Advice on Covid-19 vaccine for pregnant women published

Pfizer/BioNTech jab should be given between 14th and 33rd weeks or delayed until after delivery

Pregnant women getting the Pfizer/BioNTech vaccine against Covid-19 should be given it between the 14th and 33rd weeks of their pregnancy, Irish medical experts have advised. Image: iStock.

Pregnant women getting the Pfizer/BioNTech vaccine against Covid-19 should be given it between the 14th and 33rd weeks of their pregnancy, Irish medical experts have advised. Image: iStock.

 

Pregnant women getting the Pfizer/BioNTech vaccine against Covid-19 should be given it between the 14th and 33rd weeks of their pregnancy, Irish medical experts have advised.

“If the second dose is not given by 33 completed weeks, it should be delayed until after delivery,” according to information from the Institute of Obstetricians and Gynaecologists and the National Immunisation Advisory Committee.

“This will avoid confusion that may arise if a fever develops following the second dose.”

Dr Cliona Murphy, chair of the institute, said it was important that women seek trusted information about the vaccines and assess their risks with regards to Covid-19 and the jab with their healthcare providers.

Pregnant women are at a similar risk of contracting Covid-19 as the rest of the female population, the two groups say. Most who become infected will experience only mild to moderate symptoms and the risk of passing the virus on to the baby is low.

However, pregnant women showing symptoms may be more likely to be admitted to hospital, to need care in an ICU, and to die when compared with other women.

There may be an increased rate of preterm birth and stillbirth among pregnant patients.

“We have seen a higher rate of hospitalisation and high dependency care in Ireland but thankfully no maternal death from Covid in 2020,” the information says.

Not excluded

Pregnant women are “not excluded” from getting the Pfizer/BioNTech vaccine, known as Comirnaty, the obstetricians say.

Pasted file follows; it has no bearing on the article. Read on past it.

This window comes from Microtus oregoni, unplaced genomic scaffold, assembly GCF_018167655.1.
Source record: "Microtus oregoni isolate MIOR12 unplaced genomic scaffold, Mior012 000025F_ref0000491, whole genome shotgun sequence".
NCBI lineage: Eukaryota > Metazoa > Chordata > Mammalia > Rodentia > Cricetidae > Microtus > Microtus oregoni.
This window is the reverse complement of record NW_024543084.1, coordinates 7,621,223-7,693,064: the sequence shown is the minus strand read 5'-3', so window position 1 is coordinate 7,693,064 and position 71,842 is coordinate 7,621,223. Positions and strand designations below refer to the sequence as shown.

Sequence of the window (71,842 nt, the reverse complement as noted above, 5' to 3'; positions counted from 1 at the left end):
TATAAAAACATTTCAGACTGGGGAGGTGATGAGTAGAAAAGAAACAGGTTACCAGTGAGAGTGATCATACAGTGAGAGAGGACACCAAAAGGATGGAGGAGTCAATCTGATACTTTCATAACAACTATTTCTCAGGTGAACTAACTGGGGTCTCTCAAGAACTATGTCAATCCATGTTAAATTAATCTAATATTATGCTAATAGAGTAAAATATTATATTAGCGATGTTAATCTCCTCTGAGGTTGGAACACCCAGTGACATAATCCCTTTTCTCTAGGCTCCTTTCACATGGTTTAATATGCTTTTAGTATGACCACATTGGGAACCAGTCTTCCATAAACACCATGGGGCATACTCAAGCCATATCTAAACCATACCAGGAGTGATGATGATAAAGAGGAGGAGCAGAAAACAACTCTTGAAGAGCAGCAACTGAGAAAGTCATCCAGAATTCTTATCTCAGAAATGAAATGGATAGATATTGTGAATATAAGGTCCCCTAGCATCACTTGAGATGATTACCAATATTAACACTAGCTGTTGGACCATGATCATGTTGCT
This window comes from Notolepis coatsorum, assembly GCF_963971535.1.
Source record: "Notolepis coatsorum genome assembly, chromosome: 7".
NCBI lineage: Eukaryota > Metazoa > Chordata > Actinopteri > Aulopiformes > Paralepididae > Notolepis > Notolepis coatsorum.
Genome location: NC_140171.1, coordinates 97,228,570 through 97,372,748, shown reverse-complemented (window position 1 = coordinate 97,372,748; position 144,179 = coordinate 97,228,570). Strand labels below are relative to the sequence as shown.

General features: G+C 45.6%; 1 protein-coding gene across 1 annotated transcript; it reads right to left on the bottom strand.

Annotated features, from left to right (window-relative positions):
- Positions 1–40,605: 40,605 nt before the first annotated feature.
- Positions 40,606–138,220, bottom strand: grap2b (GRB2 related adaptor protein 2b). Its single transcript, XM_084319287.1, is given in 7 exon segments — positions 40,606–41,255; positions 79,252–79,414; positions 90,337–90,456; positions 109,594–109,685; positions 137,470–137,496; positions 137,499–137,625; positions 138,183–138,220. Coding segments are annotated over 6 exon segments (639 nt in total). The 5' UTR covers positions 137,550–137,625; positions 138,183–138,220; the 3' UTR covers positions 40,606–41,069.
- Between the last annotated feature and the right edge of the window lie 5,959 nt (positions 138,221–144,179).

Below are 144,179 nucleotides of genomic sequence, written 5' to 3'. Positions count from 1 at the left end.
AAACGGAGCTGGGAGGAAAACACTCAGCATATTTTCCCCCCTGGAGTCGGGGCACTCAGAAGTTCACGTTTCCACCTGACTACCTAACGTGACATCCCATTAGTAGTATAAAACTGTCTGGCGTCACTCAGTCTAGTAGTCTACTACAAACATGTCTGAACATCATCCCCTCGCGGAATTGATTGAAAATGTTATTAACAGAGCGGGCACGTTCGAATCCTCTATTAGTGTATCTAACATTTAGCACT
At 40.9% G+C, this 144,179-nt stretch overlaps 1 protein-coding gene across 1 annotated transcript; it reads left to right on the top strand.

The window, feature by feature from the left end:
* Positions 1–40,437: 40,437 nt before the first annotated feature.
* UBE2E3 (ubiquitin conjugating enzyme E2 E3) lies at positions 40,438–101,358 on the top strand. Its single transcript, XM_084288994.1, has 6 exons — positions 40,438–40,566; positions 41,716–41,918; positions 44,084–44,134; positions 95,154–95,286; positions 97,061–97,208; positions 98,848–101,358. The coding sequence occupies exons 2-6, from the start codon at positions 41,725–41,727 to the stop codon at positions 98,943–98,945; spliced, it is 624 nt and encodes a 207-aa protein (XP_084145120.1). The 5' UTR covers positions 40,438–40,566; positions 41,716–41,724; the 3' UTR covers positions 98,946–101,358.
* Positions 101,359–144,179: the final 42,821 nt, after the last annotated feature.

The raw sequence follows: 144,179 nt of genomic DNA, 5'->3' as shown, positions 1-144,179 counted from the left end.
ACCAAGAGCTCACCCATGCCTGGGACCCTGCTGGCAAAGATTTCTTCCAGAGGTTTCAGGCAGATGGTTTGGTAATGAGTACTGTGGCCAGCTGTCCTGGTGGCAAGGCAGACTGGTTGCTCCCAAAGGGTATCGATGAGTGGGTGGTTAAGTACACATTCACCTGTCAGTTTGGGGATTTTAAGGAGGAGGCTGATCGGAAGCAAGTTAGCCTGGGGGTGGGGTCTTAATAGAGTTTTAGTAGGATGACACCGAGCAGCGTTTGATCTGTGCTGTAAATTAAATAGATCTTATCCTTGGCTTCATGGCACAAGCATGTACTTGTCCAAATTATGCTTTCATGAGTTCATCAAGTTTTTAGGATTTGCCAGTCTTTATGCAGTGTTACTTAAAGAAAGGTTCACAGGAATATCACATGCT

It is recommended that pregnant women who are at high risk of severe Covid-19 and pregnant healthcare workers talk to their obstetrics care provider about having the vaccine.

“They should discuss their risk of getting Covid-19 in light of their particular circumstances. Based on this they can consider getting the vaccine balancing the small unknown risks related to the vaccine against the serious risks associated with Covid-19.”

For pregnant women, vaccines will reduce the chance of becoming severely unwell. They may also reduce the chance of pregnancy complications, such as preterm birth, which are associated with severe Covid-19 illness.

A three-week interval is recommended between the two doses of Comirnaty. The information says pregnant women should get the first at or after 14 weeks and the second by 33 weeks.

Common side effects include fatigue, headache, sore arm, fever and muscle or joint pains, and are more common after the second dose.

Fever after vaccines usually resolves within two days without treatment but can be managed with paracetamol. Pregnant women should not take ibuprofen and should seek medical advice if feeling unwell after a getting a vaccine to rule out other reasons.

Safety data

There is limited data on the safety of Covid-19 vaccines in pregnancy and breastfeeding but they are not expected to have any effect on the foetus, according to the information.

Breastfeeding is advised for mothers who got the vaccine while pregnant and may give some protection to the baby. Currently breastfeeding mothers can also get the vaccine.

There is no need to leave any interval before getting pregnant again, or to start fertility treatment and there is no evidence the vaccine affects fertility, according to the advice.

“However, you may wish to defer it until you have completed the full course (of fertility treatment), in view of the risk of side effects such as fever in the 48 hours following the vaccine, especially the second dose.”

The information refers specifically to the Pfizer/BioNTech vaccine but further advice will be published as more vaccines become available.